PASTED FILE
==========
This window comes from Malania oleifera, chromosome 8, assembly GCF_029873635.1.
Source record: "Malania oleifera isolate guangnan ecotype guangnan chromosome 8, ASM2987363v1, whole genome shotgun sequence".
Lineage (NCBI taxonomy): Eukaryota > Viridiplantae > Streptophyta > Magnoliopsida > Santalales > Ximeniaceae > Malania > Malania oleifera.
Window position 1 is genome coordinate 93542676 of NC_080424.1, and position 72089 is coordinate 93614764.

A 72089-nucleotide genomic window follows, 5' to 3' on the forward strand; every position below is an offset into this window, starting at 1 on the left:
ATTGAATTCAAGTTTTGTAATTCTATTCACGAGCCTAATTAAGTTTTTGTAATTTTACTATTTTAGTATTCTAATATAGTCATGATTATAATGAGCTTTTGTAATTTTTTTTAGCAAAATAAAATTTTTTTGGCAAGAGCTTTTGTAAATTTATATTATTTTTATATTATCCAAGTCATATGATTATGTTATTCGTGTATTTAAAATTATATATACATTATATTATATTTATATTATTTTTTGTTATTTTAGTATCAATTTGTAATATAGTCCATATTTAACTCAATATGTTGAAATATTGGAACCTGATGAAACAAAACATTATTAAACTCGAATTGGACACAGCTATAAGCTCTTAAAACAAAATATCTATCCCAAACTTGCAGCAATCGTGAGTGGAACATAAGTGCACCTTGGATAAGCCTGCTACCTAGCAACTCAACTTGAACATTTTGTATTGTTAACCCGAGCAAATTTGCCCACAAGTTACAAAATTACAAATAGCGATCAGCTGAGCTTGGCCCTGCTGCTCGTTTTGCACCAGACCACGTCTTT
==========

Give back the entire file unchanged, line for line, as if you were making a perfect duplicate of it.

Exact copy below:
This window comes from Malania oleifera, chromosome 8, assembly GCF_029873635.1.
Source record: "Malania oleifera isolate guangnan ecotype guangnan chromosome 8, ASM2987363v1, whole genome shotgun sequence".
Lineage (NCBI taxonomy): Eukaryota > Viridiplantae > Streptophyta > Magnoliopsida > Santalales > Ximeniaceae > Malania > Malania oleifera.
Window position 1 is genome coordinate 93542676 of NC_080424.1, and position 72089 is coordinate 93614764.

A 72089-nucleotide genomic window follows, 5' to 3' on the forward strand; every position below is an offset into this window, starting at 1 on the left:
ATTGAATTCAAGTTTTGTAATTCTATTCACGAGCCTAATTAAGTTTTTGTAATTTTACTATTTTAGTATTCTAATATAGTCATGATTATAATGAGCTTTTGTAATTTTTTTTAGCAAAATAAAATTTTTTTGGCAAGAGCTTTTGTAAATTTATATTATTTTTATATTATCCAAGTCATATGATTATGTTATTCGTGTATTTAAAATTATATATACATTATATTATATTTATATTATTTTTTGTTATTTTAGTATCAATTTGTAATATAGTCCATATTTAACTCAATATGTTGAAATATTGGAACCTGATGAAACAAAACATTATTAAACTCGAATTGGACACAGCTATAAGCTCTTAAAACAAAATATCTATCCCAAACTTGCAGCAATCGTGAGTGGAACATAAGTGCACCTTGGATAAGCCTGCTACCTAGCAACTCAACTTGAACATTTTGTATTGTTAACCCGAGCAAATTTGCCCACAAGTTACAAAATTACAAATAGCGATCAGCTGAGCTTGGCCCTGCTGCTCGTTTTGCACCAGACCACGTCTTT